We love kimchi. Along with Korean food in general. When I am feeling hungover, or gloomy, I always crave mung bean pancakes, sizzling beef, and little sides of pickled sprouts and tofu.
The husband's kimchi trials started several years ago. There were horrible days of burning hands, pungent smells, clay pots, and many fights around kimchi making. The cons always outweighed the pros when it came to this process. I would often throw my arms up, and say, "let's just buy it at that market already!" We did have a tiny Korean near us that sold homemade delicious kimchi. For $5 a jar, you get all the flavor, without any of the headaches. I was all for it.
After several failed efforts, and probably to keep marital harmony, the husband put his clay pot up in the cabinets above the fridge, and there was a long sabbatical from Korean pickling. Then, we came across The Korean Kitchen: Classic Recipes from the Land of the Morning Clam. We found this book at our local library bookstore. When we moved, the clay pot made an appearance again. And the third factor was that the husband planted rows of Daikon radish at one of his satellite gardens.
What do you do with 10 lbs of radish? You make kimchi. I tried making it on my own. It didn't turn out so well. Then, the husband made a small batch, and I was impressed. We decided, we would use the entire 10 pounds, and make a giant batch, together. After peeling and trimming the radish, we ended up with close to 8 lbs. We followed the recipe, making minor adjustments. The second fridge in the garage was a lifesaver.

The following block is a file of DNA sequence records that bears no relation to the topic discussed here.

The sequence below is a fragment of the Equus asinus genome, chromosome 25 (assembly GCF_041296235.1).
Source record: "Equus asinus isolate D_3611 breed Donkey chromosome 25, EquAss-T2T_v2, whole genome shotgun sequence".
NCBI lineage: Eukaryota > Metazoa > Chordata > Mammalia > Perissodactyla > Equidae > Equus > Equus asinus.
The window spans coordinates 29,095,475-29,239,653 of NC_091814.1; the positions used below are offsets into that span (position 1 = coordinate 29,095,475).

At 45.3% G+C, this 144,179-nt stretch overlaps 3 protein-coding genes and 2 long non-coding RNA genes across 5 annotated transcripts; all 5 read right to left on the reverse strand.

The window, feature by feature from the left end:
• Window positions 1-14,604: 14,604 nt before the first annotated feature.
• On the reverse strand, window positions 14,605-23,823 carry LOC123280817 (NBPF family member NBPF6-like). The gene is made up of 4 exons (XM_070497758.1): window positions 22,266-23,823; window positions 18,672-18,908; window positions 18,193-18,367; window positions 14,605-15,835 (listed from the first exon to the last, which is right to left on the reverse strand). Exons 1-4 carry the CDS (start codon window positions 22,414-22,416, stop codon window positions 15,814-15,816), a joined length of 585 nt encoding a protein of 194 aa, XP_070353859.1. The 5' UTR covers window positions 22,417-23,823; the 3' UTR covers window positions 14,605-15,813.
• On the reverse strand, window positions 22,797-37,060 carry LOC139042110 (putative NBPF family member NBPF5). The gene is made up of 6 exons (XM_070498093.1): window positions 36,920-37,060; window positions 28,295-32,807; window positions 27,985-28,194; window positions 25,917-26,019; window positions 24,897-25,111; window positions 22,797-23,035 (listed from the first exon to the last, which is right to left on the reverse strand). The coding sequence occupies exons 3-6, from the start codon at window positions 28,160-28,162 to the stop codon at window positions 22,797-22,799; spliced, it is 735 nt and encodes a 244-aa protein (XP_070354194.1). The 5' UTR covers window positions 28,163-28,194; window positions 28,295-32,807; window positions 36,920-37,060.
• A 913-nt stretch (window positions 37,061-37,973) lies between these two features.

Below is the recipe straight out of the book. Enjoy. But beware, making a successful batch can only lead to more kimchi making in the future.
Kaktugi Kimchi (Pickled Radish)
Makes 1 quart
1 lb Diakon radish, peeled, cut into 1 inch cubes
3 scallions, cut into 2 inch strips
1 head of garlic, minced
1 inch piece of fresh ginger, minced
3-4 tbsp of hot red Korean chili powder
1 tbsp fine-chopped salted tiny shrimps (or fish sauce)
1/2 tsp salt
1 tsp sugar
Mix everything together and store in a glass or pottery container with a tight cover. Allow to ferment for 24 hours, then refrigerate. It is ready to eat immediately, but it may be stored in the refrigerator for several months.